Add This

Tuesday, November 22, 2005

Dysfunctional democracy

Here is the most astounding statement to (recently) spew from Dick Cheney’s mouth regarding our failure to find caches of WMD in Iraq:

"I repeat that we never had the burden of proof; Saddam Hussein did."

Excuse me? Wasn't the basis for an unprecedented policy shift of preemptive strike made on the basis that WE believed Hussein had WMD? And now we learn that said “proof” of WMD is based (in part) on faulty intelligence from a crackpot informant who sought asylum in Germany?! Am I missing some important nuance to this debate? Or does this seem an absolutely preposterous statement?

Didn't we have the burden to prove that he was engaged in such a weapon's program? Under Cheney's logic, who's to stop say North Korea from attacking because America possesses nuclear weapons?

The result of this crap is that while there was previously no connection between Hussein and bin Laden, Al Qaeda (and probably every other terrorist organization) now has a yeast-like presence in Iraq.

I’m convinced that our government is on the fast track to complete and utter breakdown. Maybe we’ve got to hit rock bottom before we can find our way out of this shit hole we’re in. (Apologies for the foul language. I’m feeling ferocious about this.)

Cheney returned to the American Enterprise Institute yesterday to speak to a friendly crowd on the issue of Iraq. He said: "I do not believe it is wrong to criticize the war on terror or any aspect thereof.

“What is not legitimate, and what I will again say is dishonest and reprehensible, is the suggestion by some U.S. senators that the president . . . misled the American people on prewar intelligence." This, he said, "is revisionism of the most corrupt and shameless variety."

Read between the lines. So maybe Bush didn’t mislead us, but how about Cheney himself or Rummy?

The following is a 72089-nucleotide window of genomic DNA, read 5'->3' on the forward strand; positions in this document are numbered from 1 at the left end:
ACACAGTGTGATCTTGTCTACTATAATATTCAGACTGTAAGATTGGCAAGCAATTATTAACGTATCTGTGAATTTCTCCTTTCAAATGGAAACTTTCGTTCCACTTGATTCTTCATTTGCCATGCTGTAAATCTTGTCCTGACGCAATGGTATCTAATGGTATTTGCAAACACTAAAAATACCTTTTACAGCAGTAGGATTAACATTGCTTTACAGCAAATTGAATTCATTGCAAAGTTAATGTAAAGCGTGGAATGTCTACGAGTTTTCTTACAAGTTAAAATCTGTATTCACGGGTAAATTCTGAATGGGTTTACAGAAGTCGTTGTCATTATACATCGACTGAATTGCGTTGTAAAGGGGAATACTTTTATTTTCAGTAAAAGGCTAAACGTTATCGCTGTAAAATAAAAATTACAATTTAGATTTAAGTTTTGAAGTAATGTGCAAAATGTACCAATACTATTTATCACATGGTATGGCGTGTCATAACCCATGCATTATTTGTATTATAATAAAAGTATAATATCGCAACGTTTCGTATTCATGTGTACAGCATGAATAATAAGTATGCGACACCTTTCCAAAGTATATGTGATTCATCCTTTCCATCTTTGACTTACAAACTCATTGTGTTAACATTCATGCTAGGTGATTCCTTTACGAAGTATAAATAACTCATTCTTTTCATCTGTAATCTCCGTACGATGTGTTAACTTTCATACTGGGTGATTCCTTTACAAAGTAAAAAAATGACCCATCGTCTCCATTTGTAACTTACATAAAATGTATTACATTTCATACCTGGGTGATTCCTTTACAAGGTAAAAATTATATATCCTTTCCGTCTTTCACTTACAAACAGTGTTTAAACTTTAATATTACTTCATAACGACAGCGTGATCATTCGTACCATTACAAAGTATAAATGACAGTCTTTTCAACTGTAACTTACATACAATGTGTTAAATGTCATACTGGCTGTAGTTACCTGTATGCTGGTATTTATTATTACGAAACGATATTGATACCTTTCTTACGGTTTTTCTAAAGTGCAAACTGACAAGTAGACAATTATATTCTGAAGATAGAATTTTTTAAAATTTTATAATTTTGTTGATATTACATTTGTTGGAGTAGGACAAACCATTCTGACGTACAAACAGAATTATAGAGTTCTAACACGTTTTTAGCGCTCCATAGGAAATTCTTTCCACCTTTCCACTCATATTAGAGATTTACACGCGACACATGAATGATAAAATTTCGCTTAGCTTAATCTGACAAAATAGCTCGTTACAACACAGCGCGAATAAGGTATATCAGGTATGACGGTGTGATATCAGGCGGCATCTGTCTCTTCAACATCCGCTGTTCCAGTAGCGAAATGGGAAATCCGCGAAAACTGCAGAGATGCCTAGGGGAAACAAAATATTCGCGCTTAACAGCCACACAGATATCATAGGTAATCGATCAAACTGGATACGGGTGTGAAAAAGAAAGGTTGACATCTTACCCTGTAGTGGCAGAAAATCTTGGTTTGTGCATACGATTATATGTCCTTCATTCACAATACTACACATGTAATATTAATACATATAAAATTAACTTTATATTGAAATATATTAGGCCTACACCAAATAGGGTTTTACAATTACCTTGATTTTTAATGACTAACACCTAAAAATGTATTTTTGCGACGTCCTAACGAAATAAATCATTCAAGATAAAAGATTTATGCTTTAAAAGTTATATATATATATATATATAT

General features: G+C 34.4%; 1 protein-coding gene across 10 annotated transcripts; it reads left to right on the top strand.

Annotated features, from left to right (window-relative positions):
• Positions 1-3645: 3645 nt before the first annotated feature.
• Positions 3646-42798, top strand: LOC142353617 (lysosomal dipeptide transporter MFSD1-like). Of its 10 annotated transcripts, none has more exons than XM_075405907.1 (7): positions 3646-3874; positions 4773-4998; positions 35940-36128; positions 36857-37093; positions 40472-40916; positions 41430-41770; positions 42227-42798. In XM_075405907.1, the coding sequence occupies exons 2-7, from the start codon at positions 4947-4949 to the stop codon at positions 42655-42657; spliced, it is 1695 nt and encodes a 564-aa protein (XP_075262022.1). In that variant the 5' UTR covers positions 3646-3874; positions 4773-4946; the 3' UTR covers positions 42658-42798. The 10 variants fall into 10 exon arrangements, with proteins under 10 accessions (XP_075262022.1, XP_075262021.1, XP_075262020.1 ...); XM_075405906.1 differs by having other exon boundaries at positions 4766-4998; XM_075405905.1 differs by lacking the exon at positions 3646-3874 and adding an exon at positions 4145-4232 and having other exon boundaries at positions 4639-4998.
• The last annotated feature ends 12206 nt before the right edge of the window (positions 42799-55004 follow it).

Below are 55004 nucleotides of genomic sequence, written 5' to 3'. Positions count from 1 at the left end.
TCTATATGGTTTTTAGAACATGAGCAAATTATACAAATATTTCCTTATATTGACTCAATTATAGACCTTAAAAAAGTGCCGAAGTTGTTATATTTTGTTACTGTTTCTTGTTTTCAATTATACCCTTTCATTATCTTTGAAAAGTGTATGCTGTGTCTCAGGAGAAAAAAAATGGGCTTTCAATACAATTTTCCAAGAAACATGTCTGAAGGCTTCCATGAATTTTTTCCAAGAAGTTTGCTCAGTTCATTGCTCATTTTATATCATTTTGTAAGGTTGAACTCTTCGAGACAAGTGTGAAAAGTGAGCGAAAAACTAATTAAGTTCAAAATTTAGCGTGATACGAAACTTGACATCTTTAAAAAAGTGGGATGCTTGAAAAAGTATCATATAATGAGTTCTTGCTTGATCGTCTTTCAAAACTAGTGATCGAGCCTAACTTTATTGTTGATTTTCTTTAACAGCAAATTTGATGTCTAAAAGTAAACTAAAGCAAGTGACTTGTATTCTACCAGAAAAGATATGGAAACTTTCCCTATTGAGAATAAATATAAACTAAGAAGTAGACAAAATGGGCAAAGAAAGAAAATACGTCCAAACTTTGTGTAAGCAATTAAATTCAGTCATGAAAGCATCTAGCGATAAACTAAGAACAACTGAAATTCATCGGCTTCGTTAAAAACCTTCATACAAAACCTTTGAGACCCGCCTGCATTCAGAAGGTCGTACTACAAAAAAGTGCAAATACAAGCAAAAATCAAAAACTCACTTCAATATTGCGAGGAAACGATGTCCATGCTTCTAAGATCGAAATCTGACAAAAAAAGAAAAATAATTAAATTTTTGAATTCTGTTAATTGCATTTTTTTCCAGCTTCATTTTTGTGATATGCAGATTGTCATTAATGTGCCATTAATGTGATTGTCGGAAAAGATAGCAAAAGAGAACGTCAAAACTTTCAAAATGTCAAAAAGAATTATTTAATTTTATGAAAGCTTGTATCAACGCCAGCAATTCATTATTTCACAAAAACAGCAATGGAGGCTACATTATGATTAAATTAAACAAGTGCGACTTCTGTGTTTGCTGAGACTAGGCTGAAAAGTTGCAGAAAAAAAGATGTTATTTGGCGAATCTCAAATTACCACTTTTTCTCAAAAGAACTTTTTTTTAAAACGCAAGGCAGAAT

Chaos doesn’t only reign at the White House. E.J. Dionne wrote about the growing dysfunction in Congress that came to a head last Friday with Rep. John Murtha’s emotional plea to get out of Iraq. I know people are backpedaling about how the country will fall into chaos, but isn’t it already there? And didn’t we create that chaos? Don’t we have to live with the aftermath our failed policies created?

Can common sense prevail? Does it even exist inside the Beltway? I’m thinking no and here is evidence from Dionne’s column:

(Rep. Gene) Taylor's syntax only underscored the emotion he brought to the floor: "Mr. Speaker, in south Mississippi tonight, the people . . . who are living in two- and three-man igloo tents waiting for Congress to do something, have absolutely got to think this place has lost their minds. The same Congress that voted to give the wealthiest 1 percent of Americans tax breaks every time . . . suddenly after taking care of those who had the most, we have got to hurt the least. . . . Folks, this is insane. . . . This is the cruelest lie of all, that the only way you can help the people who have lost everything is by hurting somebody else."

I don’t recognize my country.

No comments: